Chief Seattle Club’s mission is to provide a sacred space to nurture, affirm, and renew the spirit of urban Native people. Their leaders and organizers are genuine, kind, and passionate peoples energized by the desire to lift up their community members and fellow native communities. In this non-partisan event, they offered voter resources with voter registration booth and an opportunity to speak with political officials. They provided information in short stories and made a family-friendly party to celebrate the opportunity to vote and be heart!
The good medicine of community gathering was made possible by the hardworking staff, volunteers, and families of Chief Seattle Club as well as sponsorship from partners and like-minded organizations: Off the Rez provided 'ono catering and Families of Color Seattle sponsored Huraiti Mana's lei-making workshop! Mahalo nui to Amy of FOCS for the opportunity to connect more with our fellow Natives. Mahalo nui to Colleen for her hospitality and warmth at the event - Natives for Natives!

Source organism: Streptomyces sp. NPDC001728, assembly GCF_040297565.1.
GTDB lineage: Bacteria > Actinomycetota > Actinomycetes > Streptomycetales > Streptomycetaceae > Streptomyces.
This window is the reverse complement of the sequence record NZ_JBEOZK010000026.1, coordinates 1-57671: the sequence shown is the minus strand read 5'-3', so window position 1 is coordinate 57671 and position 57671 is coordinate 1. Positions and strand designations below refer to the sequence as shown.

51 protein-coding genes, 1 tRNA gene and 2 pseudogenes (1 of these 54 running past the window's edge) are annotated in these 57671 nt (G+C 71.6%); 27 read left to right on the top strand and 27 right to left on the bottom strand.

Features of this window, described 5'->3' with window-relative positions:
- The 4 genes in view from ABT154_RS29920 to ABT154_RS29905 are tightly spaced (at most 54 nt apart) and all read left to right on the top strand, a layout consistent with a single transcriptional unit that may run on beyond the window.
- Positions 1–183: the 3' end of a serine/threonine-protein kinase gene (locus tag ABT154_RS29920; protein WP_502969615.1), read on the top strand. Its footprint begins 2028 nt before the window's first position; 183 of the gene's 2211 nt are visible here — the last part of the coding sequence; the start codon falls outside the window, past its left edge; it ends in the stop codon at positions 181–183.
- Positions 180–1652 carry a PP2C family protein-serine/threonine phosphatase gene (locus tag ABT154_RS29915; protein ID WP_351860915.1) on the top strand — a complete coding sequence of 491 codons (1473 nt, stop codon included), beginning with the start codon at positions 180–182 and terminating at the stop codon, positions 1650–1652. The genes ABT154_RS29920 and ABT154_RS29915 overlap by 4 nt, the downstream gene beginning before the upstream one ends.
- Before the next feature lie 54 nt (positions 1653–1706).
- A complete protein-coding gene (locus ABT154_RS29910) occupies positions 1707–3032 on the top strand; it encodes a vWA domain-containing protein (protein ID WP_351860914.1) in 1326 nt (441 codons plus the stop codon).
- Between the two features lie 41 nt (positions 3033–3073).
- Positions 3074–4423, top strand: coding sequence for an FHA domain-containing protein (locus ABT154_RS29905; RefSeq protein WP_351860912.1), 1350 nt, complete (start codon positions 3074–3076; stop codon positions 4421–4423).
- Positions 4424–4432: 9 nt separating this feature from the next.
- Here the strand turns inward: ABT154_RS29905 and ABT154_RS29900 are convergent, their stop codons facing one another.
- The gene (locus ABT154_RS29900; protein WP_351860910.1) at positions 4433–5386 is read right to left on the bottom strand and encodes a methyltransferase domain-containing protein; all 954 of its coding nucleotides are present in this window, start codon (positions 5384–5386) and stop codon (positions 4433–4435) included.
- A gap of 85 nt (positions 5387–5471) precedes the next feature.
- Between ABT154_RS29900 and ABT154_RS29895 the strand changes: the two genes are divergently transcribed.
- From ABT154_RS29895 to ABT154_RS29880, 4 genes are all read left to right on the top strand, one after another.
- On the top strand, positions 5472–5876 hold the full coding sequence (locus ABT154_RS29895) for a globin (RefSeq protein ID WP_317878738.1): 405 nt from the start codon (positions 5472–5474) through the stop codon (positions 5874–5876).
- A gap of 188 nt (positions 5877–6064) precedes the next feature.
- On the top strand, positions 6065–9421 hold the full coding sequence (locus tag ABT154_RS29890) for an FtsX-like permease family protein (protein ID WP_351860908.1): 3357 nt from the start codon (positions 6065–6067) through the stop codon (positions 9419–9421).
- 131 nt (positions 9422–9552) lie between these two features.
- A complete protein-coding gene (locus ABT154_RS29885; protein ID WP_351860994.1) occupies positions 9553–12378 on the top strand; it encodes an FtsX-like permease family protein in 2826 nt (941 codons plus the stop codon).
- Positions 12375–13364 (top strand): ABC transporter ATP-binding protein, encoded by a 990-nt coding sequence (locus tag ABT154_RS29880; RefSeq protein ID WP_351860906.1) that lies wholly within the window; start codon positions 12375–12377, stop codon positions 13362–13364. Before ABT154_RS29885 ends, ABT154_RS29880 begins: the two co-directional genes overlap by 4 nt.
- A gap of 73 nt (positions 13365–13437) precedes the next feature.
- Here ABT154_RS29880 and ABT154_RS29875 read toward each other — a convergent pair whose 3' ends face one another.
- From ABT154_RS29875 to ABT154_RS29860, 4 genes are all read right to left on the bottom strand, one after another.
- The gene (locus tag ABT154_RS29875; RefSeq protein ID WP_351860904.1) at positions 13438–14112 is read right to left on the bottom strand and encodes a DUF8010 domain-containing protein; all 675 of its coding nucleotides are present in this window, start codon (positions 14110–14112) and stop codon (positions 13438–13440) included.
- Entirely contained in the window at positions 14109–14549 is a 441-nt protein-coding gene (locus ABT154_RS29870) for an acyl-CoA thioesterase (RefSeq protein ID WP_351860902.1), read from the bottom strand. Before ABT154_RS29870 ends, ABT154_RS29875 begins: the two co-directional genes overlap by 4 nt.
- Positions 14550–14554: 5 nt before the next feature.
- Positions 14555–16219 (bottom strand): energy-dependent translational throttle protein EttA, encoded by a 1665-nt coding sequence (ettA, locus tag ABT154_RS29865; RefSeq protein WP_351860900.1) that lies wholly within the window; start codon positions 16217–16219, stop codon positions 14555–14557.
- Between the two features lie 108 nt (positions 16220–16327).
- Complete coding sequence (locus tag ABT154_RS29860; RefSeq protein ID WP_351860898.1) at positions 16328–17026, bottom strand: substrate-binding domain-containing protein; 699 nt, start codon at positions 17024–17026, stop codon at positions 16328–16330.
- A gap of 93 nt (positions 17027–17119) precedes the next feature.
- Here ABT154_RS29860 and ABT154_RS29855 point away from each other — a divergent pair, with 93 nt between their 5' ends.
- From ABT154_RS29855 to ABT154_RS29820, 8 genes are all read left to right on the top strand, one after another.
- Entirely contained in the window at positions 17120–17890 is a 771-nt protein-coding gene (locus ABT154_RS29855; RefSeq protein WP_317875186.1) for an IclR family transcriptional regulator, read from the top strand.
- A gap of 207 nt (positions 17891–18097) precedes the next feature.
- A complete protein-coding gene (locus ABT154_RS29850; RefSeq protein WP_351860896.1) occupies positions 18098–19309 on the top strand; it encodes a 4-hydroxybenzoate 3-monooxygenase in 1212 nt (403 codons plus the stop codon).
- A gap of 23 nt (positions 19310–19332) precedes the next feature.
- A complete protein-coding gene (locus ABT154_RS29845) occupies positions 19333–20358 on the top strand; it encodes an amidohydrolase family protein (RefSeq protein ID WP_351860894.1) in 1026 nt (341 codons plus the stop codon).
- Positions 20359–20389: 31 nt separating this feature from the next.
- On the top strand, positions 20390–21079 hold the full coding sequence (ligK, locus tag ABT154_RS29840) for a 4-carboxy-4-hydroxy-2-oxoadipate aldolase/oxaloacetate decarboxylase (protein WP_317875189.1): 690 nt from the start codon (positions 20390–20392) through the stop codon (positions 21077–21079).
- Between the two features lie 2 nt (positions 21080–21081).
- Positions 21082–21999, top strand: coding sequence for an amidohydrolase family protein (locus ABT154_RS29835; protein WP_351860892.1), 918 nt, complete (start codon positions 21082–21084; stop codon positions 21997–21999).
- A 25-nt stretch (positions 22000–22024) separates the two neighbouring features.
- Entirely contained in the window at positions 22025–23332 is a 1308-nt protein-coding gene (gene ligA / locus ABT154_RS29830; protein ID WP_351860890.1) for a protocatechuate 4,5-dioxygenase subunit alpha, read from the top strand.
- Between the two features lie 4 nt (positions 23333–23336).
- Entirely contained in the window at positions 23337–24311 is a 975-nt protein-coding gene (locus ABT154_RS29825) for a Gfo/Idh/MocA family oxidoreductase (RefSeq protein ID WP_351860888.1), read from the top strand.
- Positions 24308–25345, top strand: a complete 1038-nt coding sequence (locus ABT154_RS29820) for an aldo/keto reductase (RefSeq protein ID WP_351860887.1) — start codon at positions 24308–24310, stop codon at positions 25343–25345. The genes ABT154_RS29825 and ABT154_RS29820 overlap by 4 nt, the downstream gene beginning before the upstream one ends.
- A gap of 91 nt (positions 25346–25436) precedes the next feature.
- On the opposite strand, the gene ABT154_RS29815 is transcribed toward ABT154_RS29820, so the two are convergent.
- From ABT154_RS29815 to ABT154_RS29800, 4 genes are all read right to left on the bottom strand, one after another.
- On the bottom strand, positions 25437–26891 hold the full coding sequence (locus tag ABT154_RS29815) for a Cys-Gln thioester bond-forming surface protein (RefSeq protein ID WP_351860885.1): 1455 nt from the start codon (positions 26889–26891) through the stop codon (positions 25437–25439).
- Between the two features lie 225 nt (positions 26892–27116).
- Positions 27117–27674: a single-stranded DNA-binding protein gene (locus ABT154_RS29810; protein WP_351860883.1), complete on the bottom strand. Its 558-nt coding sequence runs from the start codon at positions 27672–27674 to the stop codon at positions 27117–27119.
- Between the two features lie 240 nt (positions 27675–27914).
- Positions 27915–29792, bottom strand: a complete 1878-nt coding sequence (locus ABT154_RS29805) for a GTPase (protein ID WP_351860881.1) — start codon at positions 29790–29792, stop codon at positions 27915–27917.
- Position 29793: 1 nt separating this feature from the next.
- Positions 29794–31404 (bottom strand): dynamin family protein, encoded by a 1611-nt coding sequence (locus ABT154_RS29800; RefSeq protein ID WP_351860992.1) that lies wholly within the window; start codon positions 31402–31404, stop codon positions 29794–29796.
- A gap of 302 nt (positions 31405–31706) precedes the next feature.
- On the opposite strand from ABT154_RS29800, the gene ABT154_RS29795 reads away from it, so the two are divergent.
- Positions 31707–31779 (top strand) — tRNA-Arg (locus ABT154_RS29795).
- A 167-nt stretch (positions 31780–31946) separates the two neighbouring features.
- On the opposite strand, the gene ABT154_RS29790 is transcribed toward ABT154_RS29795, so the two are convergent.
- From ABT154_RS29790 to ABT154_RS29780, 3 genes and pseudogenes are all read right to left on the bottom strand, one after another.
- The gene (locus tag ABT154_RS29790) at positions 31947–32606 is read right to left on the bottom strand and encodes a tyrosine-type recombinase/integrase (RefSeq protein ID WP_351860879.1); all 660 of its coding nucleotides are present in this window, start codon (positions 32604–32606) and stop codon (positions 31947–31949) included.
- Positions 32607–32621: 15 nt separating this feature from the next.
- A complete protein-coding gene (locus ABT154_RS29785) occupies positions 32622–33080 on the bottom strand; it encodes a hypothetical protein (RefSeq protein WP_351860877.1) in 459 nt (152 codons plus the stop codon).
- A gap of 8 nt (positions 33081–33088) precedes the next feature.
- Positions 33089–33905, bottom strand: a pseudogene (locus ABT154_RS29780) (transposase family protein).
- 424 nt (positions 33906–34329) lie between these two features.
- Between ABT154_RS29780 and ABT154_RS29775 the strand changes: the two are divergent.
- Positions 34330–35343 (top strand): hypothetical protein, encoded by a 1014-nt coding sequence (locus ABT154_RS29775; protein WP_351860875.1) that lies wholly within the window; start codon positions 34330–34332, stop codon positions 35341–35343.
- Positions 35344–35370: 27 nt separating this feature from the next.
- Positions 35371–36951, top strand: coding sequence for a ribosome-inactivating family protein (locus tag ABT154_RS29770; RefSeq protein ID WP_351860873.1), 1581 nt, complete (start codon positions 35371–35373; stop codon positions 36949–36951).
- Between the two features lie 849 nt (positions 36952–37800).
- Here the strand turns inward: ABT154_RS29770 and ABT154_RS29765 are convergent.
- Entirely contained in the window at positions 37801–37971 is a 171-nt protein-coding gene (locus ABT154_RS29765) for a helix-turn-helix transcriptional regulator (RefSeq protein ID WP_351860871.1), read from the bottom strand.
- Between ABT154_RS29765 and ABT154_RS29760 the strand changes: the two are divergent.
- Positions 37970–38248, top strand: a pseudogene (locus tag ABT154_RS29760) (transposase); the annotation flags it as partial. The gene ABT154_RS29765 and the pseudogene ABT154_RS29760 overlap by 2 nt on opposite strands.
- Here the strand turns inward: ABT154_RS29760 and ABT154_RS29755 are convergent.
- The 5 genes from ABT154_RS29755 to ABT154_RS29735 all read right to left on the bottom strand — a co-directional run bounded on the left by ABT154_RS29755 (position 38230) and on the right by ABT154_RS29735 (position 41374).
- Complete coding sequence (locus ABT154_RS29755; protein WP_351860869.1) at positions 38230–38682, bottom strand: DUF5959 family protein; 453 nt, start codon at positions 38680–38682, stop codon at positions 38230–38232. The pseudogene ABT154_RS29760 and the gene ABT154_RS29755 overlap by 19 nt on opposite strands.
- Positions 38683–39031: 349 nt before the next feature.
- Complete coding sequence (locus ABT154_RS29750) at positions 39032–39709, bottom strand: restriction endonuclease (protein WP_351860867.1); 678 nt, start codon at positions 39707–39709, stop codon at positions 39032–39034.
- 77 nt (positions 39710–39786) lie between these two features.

Every workshop is different. Every workshop spent in the Armory Court on behalf of Huraiti Mana is a different experience. They're each exciting and each a beautiful moment of community. Today, I returned to participate in the 5th Annual Seattle Children's Festival, Saturday, September 22, 2018. But no matter how many times we return to the Seattle Center with Northwest Folklife, I learn something new and amazing, whether it be the curiosities of children, the insight they have, the understanding they possess for their cultures and cultures not of their own in our storytelling workshops; or whether it be the cultural exchange shared among people of all walks of life in our kahiko and language workshops. I am so grateful to those who organize the many events Northwest Folklife creates year-round - all free, all jam-packed with cultural performances, and all the perfect family outing excursion. Mahalo nui loa for your community work and dedication to building our families in Seattle!
Event: Lei-Making Workshop
Date: Sunday, November 11, 2018
Time: 11:00AM - 1:30PM
Location: Wing Luke Museum 719 S King St, Seattle, WA 98104
Fresh flowers, fragrant greens, and endless results. Join us!
One of the four Pacific Islander artists featured in the Wing Luke Museum’s Visions of Pasifika Light from Another World, artist and lei-weaver Kalei'okalani will direct a 2.5-hour lei-making workshop with fresh lau and pua (leaves and flowers), woven together in the wili or wrap style at the Wing Luke Musuem in Seattle's Chinatown-International District.